Gun sales have surged in Colorado since the state became the scene of the worst mass shooting in the United States.
Local authorities reported a huge spike in the numbers of gun stores running background checks on potential customers, and shooting ranges are now booked up for weeks. The figures suggest that many locals have responded to the rampage that killed 12 people at a showing of The Dark Knight Rises in Aurora, Denver, on Friday not with a new campaign to ban semi-automatic weapons and handguns, but with a determination to arm themselves in self-defence.
At Rocky Mountain Guns and Ammo, there was a queue of more than 15 people outside the store when it opened on Saturday, and sales have since been brisk.
"It's been insane," store employee Jake Meyers told the Denver newspaper. "A lot of it is people saying, 'I didn't think I needed a gun, but now I do'. When it happens in your backyard, people start reassessing - 'Hey, I go to the movies'."
According to the Colorado Bureau of Investigation, it approved background checks for 2887 people who wanted to buy a firearm between Saturday and Monday, a 43 per cent increase on the previous weekend. It ran 1216 checks on Saturday alone.
Although some liberal politicians have demanded tighter restrictions to make it harder for the likes of shooting suspect James Holmes to build an arsenal of weapons, President Barack Obama sidetracked the issue of putting gun control at the forefront of the political agenda in his remarks in Aurora.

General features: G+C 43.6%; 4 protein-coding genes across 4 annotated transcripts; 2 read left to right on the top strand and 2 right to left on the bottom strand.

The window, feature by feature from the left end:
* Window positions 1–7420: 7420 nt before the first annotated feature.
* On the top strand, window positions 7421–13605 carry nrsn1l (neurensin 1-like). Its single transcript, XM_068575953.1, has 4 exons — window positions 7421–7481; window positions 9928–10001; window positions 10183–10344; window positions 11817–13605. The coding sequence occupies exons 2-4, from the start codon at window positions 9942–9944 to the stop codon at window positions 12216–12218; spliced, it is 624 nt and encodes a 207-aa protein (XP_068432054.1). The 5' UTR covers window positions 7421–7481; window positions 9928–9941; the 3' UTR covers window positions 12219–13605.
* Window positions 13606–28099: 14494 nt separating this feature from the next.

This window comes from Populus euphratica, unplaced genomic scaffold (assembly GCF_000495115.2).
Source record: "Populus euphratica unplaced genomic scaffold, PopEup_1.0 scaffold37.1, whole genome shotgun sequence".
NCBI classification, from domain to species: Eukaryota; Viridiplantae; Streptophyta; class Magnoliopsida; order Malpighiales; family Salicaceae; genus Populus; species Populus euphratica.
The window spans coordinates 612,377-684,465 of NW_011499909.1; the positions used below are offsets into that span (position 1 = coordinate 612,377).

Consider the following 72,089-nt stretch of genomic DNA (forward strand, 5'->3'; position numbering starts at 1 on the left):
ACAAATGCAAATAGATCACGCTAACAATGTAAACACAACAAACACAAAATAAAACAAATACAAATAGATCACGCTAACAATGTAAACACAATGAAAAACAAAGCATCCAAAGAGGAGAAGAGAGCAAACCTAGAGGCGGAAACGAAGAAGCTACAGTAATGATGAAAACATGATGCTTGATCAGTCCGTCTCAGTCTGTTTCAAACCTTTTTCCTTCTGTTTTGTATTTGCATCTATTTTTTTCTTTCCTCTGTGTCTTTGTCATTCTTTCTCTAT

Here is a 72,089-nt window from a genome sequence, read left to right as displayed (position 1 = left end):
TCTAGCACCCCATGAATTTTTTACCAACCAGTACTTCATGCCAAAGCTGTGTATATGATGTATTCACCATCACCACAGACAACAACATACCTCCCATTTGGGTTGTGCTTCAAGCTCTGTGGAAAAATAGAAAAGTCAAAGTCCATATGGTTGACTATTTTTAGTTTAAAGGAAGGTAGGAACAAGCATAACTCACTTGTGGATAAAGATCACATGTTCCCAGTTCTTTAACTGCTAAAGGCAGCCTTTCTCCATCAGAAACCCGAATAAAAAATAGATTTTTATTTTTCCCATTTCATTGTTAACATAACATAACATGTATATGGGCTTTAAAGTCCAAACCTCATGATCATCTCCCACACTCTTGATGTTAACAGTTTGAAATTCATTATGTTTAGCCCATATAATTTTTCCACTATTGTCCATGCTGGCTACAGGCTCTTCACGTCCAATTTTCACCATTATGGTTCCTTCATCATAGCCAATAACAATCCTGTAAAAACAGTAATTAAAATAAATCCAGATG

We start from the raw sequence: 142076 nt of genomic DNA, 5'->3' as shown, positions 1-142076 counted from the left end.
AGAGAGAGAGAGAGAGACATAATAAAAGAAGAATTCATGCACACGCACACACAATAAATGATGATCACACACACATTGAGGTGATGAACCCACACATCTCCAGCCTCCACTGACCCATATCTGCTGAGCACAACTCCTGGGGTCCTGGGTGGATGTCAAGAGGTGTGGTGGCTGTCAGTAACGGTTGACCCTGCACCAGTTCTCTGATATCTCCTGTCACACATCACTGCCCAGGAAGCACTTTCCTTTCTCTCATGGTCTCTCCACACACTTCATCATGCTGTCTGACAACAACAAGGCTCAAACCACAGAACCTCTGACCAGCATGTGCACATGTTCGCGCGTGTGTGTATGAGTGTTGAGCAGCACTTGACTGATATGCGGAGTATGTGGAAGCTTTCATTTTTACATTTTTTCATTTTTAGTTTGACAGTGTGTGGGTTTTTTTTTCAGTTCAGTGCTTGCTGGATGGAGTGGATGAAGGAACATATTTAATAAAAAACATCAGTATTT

Public support for new gun laws has fallen and the lobbying power of the National Rifle Association has grown in recent years, despite a string of mass killings.
One Colorado Congressman, Ed Perlmutter, who has pushed for tighter restrictions after last week's incident, received invective on his Facebook page from gun lobby supporters.
One post read: "If ONE person inside that theatre was armed, this situation would NOT have been as bad as it is. Stricter gun control means NOTHING to the criminal."
Police in Maine yesterday unveiled details of a huge cache of weapons found in the home of one resident who told them he was on his way to shoot a former employer a day after watching The Dark Knight Rises.
Timothy Courtois had been stopped for speeding when a police search of his car found an AK-47 assault weapon, four handguns, ammunition and news clippings about the killings in Aurora.
Separately, moviegoers in Sierra Visa, Arizona, panicked when a man who appeared intoxicated was confronted by security guards during a showing of the movie. The Cochise County Sheriff's office said it caused "mass hysteria" and about 50 people fled the cinema.